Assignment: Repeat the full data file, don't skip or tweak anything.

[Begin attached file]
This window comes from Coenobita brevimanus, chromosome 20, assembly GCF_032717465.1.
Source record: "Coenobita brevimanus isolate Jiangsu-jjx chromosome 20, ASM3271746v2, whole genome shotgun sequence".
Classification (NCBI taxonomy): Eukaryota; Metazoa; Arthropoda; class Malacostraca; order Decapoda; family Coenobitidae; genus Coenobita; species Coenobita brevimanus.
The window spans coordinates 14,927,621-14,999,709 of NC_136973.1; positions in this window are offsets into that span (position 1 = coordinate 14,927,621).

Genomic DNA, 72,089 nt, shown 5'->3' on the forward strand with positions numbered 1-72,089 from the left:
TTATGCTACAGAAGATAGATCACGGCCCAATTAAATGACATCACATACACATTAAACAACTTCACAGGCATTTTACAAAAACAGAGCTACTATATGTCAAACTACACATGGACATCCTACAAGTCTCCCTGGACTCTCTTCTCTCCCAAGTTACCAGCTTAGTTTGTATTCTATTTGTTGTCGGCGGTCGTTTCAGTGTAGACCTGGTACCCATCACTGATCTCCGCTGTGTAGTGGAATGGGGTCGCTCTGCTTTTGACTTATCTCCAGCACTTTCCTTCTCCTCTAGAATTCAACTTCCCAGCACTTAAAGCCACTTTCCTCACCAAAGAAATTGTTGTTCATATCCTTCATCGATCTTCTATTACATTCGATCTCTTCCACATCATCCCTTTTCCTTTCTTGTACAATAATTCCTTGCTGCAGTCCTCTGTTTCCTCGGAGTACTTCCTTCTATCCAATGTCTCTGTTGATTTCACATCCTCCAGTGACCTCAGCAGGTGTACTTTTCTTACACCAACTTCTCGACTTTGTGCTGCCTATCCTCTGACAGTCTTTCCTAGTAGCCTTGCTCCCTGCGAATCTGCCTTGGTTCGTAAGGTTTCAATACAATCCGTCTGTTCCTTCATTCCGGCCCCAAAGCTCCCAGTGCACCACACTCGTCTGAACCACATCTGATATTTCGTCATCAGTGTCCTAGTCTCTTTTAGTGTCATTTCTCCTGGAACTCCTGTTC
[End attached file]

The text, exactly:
This window comes from Coenobita brevimanus, chromosome 20, assembly GCF_032717465.1.
Source record: "Coenobita brevimanus isolate Jiangsu-jjx chromosome 20, ASM3271746v2, whole genome shotgun sequence".
Classification (NCBI taxonomy): Eukaryota; Metazoa; Arthropoda; class Malacostraca; order Decapoda; family Coenobitidae; genus Coenobita; species Coenobita brevimanus.
The window spans coordinates 14,927,621-14,999,709 of NC_136973.1; positions in this window are offsets into that span (position 1 = coordinate 14,927,621).

Genomic DNA, 72,089 nt, shown 5'->3' on the forward strand with positions numbered 1-72,089 from the left:
TTATGCTACAGAAGATAGATCACGGCCCAATTAAATGACATCACATACACATTAAACAACTTCACAGGCATTTTACAAAAACAGAGCTACTATATGTCAAACTACACATGGACATCCTACAAGTCTCCCTGGACTCTCTTCTCTCCCAAGTTACCAGCTTAGTTTGTATTCTATTTGTTGTCGGCGGTCGTTTCAGTGTAGACCTGGTACCCATCACTGATCTCCGCTGTGTAGTGGAATGGGGTCGCTCTGCTTTTGACTTATCTCCAGCACTTTCCTTCTCCTCTAGAATTCAACTTCCCAGCACTTAAAGCCACTTTCCTCACCAAAGAAATTGTTGTTCATATCCTTCATCGATCTTCTATTACATTCGATCTCTTCCACATCATCCCTTTTCCTTTCTTGTACAATAATTCCTTGCTGCAGTCCTCTGTTTCCTCGGAGTACTTCCTTCTATCCAATGTCTCTGTTGATTTCACATCCTCCAGTGACCTCAGCAGGTGTACTTTTCTTACACCAACTTCTCGACTTTGTGCTGCCTATCCTCTGACAGTCTTTCCTAGTAGCCTTGCTCCCTGCGAATCTGCCTTGGTTCGTAAGGTTTCAATACAATCCGTCTGTTCCTTCATTCCGGCCCCAAAGCTCCCAGTGCACCACACTCGTCTGAACCACATCTGATATTTCGTCATCAGTGTCCTAGTCTCTTTTAGTGTCATTTCTCCTGGAACTCCTGTTC